|Appears in Collections:||Psychology Journal Articles|
|Peer Review Status:||Refereed|
|Title:||Mobile EEG reveals functionally dissociable dynamic processes supporting real-world ambulatory obstacle avoidance: Evidence for early proactive control|
Donaldson, David I
Edwards, Martin G
|Citation:||Mustile M, Kourtis D, Ladouce S, Learmonth G, Donaldson DI, Edwards MG & Ietswaart M (2021) Mobile EEG reveals functionally dissociable dynamic processes supporting real-world ambulatory obstacle avoidance: Evidence for early proactive control. European Journal of Neuroscience. https://doi.org/10.1111/ejn.15120|
|Abstract:||The ability to safely negotiate the world on foot takes humans years to develop, reflecting the huge cognitive demands associated with real‐time planning and control of walking. Despite the importance of walking, methodological limitations mean that surprisingly little is known about the neural and cognitive processes that support ambulatory motor control. Here, we report mobile EEG data recorded from thirty‐two healthy young adults during real‐world ambulatory obstacle avoidance. Participants walked along a path while stepping over expected and unexpected obstacles projected on the floor, allowing us to capture the dynamic oscillatory response to changes in environmental demands. Compared to obstacle‐free walking, time‐frequency analysis of the EEG data revealed clear frontal theta and centro‐parietal beta power neural markers of proactive and reactive forms of movement control (occurring before and after crossing an obstacle). Critically, the temporal profile of changes in frontal theta allowed us to arbitrate between early selection and late adaptation mechanisms of proactive control. Our data show that motor plans are updated as soon as an upcoming obstacle appears, rather than when the obstacle is reached. In addition, regardless of whether motor plans required updating, a clear beta rebound was present after obstacles were crossed, reflecting the resetting of the motor system. Overall, mobile EEG recorded during real‐world walking provides novel insight into the cognitive and neural basis of dynamic motor control in humans, suggesting new routes to the monitoring and rehabilitation of motor disorders such as dyspraxia and Parkinson’s disease.|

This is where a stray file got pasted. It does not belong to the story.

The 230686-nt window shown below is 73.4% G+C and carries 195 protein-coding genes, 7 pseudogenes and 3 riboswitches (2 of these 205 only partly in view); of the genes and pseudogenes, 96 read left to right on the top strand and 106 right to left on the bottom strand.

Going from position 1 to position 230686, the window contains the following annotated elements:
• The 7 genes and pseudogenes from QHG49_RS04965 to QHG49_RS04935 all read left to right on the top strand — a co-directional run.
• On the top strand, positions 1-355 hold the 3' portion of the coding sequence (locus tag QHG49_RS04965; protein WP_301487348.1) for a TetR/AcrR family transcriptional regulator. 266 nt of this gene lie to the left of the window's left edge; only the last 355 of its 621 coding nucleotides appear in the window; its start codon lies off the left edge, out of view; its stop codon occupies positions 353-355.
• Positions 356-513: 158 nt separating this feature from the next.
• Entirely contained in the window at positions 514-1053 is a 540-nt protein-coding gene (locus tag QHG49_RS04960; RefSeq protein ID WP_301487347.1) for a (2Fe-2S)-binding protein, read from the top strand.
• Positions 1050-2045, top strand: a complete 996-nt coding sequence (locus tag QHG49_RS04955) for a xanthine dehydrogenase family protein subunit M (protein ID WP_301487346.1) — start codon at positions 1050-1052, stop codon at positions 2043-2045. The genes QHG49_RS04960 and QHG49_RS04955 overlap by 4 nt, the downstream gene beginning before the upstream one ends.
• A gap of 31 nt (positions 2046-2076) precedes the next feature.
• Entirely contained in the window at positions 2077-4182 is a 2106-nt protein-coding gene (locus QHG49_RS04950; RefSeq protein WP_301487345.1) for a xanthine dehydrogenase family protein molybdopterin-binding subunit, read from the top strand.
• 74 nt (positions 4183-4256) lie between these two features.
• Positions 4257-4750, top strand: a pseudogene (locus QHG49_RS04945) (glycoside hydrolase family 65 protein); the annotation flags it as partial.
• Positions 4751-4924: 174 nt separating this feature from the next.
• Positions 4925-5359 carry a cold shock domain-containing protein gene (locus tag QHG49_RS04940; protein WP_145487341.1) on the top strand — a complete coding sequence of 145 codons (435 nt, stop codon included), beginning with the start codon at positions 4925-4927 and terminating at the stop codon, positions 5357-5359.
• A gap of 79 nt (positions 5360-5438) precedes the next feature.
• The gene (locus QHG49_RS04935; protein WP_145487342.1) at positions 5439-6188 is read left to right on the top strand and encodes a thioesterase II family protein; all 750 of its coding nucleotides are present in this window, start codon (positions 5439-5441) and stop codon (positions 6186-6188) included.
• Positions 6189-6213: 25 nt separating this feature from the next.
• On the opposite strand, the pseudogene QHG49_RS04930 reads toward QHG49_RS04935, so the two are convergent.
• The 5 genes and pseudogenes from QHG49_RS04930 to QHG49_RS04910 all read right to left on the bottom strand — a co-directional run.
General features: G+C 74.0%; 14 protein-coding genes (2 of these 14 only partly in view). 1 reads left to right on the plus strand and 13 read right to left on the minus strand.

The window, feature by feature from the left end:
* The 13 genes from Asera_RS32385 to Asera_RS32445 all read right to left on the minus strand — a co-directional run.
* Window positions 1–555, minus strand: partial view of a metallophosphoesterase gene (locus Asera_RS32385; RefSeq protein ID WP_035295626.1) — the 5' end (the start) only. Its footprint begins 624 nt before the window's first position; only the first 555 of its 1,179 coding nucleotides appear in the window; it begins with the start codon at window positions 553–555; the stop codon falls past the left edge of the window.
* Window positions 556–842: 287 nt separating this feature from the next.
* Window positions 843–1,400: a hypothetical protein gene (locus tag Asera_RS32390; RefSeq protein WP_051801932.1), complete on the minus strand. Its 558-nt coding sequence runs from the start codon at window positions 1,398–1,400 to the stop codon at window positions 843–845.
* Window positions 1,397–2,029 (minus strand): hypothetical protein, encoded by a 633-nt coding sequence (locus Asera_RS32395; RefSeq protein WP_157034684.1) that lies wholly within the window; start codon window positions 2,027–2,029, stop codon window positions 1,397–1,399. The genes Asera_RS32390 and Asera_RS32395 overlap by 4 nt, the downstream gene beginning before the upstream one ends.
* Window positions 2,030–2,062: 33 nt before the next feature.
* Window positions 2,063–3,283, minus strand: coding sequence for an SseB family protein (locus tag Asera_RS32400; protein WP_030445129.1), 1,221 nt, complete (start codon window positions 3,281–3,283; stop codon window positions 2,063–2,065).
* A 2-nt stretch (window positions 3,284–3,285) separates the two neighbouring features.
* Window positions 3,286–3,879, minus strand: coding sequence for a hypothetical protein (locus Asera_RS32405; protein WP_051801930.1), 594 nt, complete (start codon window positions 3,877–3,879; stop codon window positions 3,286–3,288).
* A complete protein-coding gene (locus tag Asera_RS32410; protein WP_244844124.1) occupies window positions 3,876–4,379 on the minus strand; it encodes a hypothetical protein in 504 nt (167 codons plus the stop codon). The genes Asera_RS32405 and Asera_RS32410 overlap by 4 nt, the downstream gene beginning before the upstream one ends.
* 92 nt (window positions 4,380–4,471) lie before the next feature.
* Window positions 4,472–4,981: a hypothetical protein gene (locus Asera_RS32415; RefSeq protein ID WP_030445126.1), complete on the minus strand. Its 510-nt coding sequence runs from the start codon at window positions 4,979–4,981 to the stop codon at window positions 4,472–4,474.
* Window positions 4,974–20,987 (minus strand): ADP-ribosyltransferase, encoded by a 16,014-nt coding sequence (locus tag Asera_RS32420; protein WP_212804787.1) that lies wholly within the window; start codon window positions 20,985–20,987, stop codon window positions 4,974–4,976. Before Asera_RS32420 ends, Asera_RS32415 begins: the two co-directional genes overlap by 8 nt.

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|Notes:||Output Status: Forthcoming/Available Online|
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